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A Lot or a Little?
What you will—and won't—find in this movie.
Meant to entertain rather than educate.
"There is a first time to do everything. Give it a try." Don't run away from what you fear. You may escape the first time, but what will you do when you have to face fear the next time and the time after that? Be brave. Value what's left of our environment and do what you can to protect it.
Positive Role Models
Motu and Patlu are two friends who try to be helpful. Even when they're afraid, they try to face their fears. Guddu is a selfish and cowardly circus lion who is tired of being told what to do. Eventually he learns that it's important to help friends when they're in trouble.
Violence & Scariness
A greedy villain wants gold so badly he's willing to mow down trees, set off explosives, and otherwise endanger the jungle habitat of animals who are getting in the way of his quest. His henchmen shoot guns at the animals, and several other evil emissaries attack the jungle inhabitants and their lion king. Chased by the villain's men, the king, Singa, falls off a cliff and dies.
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Parents Need to Know
Parents need to know that Motu Patlu: King of Kings is part of a Nickelodeon animated TV series based on a Hindi comic strip that originated on Indian television. Motu and Patlu are great friends who get into adventures that tend to result in positive messages; in this case: Don't be afraid, save the environment, and keep trying. Motu gets energy from eating samosas the way Popeye did when he ate spinach, and these surges of energy sometimes catapult the character into flight. Although the two friends are household names in certain regions of India, the fact that the cartoons are in a strange mix of both Hindi and English and also feature English subtitles may make this a tough match for kids in the United States. Those young enough to enjoy it may not be old enough to read the titles quickly. Expect cartoon violence and scary villains. Henchmen shoot guns at animals, and several other evil emissaries attack the jungle inhabitants and their lion king. Chased by the villain's men, the king, Singa, falls off a cliff and dies. To stay in the loop on more movies like this, you can sign up for weekly Family Movie Night emails.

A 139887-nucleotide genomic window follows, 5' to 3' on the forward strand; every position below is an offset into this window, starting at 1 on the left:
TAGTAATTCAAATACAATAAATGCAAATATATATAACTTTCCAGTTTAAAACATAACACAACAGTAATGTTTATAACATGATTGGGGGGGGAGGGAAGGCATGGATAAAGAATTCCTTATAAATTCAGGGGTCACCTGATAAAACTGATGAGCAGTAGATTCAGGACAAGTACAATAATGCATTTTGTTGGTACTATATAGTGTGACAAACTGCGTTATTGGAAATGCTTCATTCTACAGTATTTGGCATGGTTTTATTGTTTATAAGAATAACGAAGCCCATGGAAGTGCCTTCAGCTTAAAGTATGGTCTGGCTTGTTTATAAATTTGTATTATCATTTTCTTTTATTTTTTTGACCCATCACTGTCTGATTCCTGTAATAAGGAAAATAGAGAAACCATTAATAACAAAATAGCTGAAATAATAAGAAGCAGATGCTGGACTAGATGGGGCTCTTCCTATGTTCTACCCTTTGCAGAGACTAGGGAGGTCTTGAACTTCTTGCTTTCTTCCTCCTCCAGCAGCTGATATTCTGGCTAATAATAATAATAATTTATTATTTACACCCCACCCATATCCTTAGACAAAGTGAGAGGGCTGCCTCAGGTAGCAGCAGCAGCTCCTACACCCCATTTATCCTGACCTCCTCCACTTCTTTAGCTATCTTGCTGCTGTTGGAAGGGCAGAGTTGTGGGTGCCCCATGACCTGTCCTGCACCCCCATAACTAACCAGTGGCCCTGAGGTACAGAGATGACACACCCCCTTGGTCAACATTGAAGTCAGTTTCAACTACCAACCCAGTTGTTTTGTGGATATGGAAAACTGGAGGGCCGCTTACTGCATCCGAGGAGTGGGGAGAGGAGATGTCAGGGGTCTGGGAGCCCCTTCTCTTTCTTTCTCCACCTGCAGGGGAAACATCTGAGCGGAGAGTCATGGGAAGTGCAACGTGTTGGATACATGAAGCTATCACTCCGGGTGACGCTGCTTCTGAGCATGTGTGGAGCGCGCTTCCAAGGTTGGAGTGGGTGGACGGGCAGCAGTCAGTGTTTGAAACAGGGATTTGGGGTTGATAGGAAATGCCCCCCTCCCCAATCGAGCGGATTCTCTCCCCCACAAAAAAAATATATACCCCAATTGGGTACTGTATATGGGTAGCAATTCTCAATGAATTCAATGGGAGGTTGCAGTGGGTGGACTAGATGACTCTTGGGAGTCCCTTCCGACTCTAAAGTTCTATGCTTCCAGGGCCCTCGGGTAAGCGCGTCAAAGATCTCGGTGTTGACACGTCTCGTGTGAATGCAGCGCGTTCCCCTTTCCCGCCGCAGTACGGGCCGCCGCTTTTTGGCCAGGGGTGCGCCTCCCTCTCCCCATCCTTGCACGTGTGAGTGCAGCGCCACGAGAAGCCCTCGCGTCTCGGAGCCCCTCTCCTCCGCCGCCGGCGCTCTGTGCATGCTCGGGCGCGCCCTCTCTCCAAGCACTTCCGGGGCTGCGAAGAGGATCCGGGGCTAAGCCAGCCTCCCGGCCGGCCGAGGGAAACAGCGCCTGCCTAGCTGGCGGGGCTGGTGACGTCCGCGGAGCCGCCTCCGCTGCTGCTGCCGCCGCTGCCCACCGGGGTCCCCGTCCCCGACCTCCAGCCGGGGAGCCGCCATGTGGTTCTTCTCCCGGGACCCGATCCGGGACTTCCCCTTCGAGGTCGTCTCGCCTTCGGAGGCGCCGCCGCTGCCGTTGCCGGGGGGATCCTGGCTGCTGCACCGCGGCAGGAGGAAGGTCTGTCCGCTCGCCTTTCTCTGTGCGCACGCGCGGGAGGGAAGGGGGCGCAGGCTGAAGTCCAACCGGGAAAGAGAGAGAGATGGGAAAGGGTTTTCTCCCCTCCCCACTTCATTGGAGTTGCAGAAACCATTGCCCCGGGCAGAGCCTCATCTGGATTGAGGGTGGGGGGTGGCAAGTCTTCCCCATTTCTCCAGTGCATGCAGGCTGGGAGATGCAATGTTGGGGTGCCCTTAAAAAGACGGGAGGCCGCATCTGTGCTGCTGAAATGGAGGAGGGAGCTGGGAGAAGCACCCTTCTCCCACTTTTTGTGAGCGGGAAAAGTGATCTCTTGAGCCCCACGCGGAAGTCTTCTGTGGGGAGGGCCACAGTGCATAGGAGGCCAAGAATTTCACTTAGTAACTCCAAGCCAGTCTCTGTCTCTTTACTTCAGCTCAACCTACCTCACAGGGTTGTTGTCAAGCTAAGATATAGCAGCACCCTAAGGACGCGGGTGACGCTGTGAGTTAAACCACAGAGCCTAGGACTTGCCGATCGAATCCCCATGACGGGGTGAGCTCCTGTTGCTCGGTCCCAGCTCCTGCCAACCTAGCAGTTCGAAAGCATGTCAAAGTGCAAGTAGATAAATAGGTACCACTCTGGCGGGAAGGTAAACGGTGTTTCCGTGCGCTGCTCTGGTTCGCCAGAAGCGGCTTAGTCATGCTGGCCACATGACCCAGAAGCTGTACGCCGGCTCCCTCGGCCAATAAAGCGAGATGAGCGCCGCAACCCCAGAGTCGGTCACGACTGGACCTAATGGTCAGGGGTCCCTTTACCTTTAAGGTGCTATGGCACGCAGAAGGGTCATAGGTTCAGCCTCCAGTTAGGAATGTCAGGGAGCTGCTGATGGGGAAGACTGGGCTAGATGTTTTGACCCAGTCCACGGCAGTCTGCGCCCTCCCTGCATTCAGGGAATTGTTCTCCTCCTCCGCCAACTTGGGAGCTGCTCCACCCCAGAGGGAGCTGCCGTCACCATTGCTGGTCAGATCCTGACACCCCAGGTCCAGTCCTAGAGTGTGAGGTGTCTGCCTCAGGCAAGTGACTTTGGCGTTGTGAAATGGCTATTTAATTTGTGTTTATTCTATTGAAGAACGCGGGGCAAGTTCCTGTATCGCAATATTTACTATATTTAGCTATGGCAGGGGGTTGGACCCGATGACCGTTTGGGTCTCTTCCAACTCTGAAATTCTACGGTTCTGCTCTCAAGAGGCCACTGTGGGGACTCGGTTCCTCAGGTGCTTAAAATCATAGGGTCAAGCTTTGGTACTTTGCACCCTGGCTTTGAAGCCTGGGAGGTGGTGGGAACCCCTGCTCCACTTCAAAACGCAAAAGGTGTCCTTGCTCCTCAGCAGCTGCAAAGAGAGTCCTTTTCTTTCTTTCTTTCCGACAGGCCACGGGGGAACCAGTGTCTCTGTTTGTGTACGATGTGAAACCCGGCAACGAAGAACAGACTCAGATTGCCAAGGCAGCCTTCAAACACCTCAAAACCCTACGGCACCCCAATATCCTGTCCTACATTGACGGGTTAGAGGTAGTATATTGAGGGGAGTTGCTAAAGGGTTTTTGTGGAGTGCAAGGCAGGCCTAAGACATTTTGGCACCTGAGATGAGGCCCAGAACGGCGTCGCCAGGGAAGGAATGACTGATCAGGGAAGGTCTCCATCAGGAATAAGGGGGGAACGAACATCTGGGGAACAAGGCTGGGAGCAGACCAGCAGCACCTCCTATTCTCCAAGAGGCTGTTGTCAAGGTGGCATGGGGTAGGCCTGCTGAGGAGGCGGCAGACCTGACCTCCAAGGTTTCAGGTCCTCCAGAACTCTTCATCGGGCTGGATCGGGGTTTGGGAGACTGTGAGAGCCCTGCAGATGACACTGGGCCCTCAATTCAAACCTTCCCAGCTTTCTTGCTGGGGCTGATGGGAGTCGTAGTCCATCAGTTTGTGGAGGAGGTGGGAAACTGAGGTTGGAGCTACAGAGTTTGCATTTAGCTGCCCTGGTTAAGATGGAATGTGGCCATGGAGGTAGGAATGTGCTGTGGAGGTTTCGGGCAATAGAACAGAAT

Is It Any Good?
This movie is strange and overlong but not completely without its charms. Its oddness may derive from cultural differences between the way Indian TV and American TV approach topics. Motu is bent on helping those who don't necessarily seem to want his help, and kids might find that confusing. The circus lion Guddu wants to stay in the jungle, but Motu insists that he remain caged until they can transport Guddu to a National Forest, where humans will preside over him. You can't help wondering why Motu can't just honor Guddu's wishes. This pudgy, balding little button of a man is prone to producing profuse tears if he so much as sees someone else cry, but is also surprisingly combative and committed to exposing himself to danger. He takes risks to help those in need, even if outright mortal combat is involved. The mixed messages in Motu Patlu: King of Kings are a bit strange, and the violence seems a little heavy for a children's story.
Did we miss something on diversity?
Research shows a connection between kids' healthy self-esteem and positive portrayals in media. That's why we've added a new "Diverse Representations" section to our reviews that will be rolling out on an ongoing basis. You can help us help kids by suggesting a diversity update.